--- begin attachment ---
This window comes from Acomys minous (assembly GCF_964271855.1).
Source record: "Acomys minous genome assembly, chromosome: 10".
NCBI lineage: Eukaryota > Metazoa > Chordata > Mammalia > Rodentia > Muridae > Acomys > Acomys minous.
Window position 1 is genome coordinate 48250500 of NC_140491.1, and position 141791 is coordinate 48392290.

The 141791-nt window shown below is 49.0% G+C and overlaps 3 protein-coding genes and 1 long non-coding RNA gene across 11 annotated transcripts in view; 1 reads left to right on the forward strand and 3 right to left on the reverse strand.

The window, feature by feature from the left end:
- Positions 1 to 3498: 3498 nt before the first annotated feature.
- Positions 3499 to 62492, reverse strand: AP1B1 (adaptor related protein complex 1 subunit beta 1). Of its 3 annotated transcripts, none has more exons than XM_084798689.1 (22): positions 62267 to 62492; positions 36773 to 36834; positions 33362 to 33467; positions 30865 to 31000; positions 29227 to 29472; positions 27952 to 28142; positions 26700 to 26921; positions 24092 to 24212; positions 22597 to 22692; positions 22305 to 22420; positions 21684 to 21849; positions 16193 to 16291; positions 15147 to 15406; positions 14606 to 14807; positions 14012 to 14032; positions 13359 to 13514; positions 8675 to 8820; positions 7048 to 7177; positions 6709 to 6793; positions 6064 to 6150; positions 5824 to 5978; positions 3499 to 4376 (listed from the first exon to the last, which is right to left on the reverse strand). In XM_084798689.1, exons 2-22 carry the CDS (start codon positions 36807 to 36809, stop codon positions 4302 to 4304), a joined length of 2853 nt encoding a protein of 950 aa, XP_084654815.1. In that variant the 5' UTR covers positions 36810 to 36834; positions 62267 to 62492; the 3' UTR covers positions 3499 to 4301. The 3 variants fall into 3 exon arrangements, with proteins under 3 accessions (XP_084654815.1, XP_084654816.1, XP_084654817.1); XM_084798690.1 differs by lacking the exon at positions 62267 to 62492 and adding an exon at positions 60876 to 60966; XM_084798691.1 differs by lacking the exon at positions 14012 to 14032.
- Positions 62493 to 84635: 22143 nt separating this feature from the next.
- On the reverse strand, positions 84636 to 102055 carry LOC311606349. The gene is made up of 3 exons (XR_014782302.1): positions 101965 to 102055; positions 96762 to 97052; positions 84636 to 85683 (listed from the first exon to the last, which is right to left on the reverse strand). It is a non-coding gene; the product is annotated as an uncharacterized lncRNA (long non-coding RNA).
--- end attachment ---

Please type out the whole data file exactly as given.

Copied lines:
This window comes from Acomys minous (assembly GCF_964271855.1).
Source record: "Acomys minous genome assembly, chromosome: 10".
NCBI lineage: Eukaryota > Metazoa > Chordata > Mammalia > Rodentia > Muridae > Acomys > Acomys minous.
Window position 1 is genome coordinate 48250500 of NC_140491.1, and position 141791 is coordinate 48392290.

The 141791-nt window shown below is 49.0% G+C and overlaps 3 protein-coding genes and 1 long non-coding RNA gene across 11 annotated transcripts in view; 1 reads left to right on the forward strand and 3 right to left on the reverse strand.

The window, feature by feature from the left end:
- Positions 1 to 3498: 3498 nt before the first annotated feature.
- Positions 3499 to 62492, reverse strand: AP1B1 (adaptor related protein complex 1 subunit beta 1). Of its 3 annotated transcripts, none has more exons than XM_084798689.1 (22): positions 62267 to 62492; positions 36773 to 36834; positions 33362 to 33467; positions 30865 to 31000; positions 29227 to 29472; positions 27952 to 28142; positions 26700 to 26921; positions 24092 to 24212; positions 22597 to 22692; positions 22305 to 22420; positions 21684 to 21849; positions 16193 to 16291; positions 15147 to 15406; positions 14606 to 14807; positions 14012 to 14032; positions 13359 to 13514; positions 8675 to 8820; positions 7048 to 7177; positions 6709 to 6793; positions 6064 to 6150; positions 5824 to 5978; positions 3499 to 4376 (listed from the first exon to the last, which is right to left on the reverse strand). In XM_084798689.1, exons 2-22 carry the CDS (start codon positions 36807 to 36809, stop codon positions 4302 to 4304), a joined length of 2853 nt encoding a protein of 950 aa, XP_084654815.1. In that variant the 5' UTR covers positions 36810 to 36834; positions 62267 to 62492; the 3' UTR covers positions 3499 to 4301. The 3 variants fall into 3 exon arrangements, with proteins under 3 accessions (XP_084654815.1, XP_084654816.1, XP_084654817.1); XM_084798690.1 differs by lacking the exon at positions 62267 to 62492 and adding an exon at positions 60876 to 60966; XM_084798691.1 differs by lacking the exon at positions 14012 to 14032.
- Positions 62493 to 84635: 22143 nt separating this feature from the next.
- On the reverse strand, positions 84636 to 102055 carry LOC311606349. The gene is made up of 3 exons (XR_014782302.1): positions 101965 to 102055; positions 96762 to 97052; positions 84636 to 85683 (listed from the first exon to the last, which is right to left on the reverse strand). It is a non-coding gene; the product is annotated as an uncharacterized lncRNA (long non-coding RNA).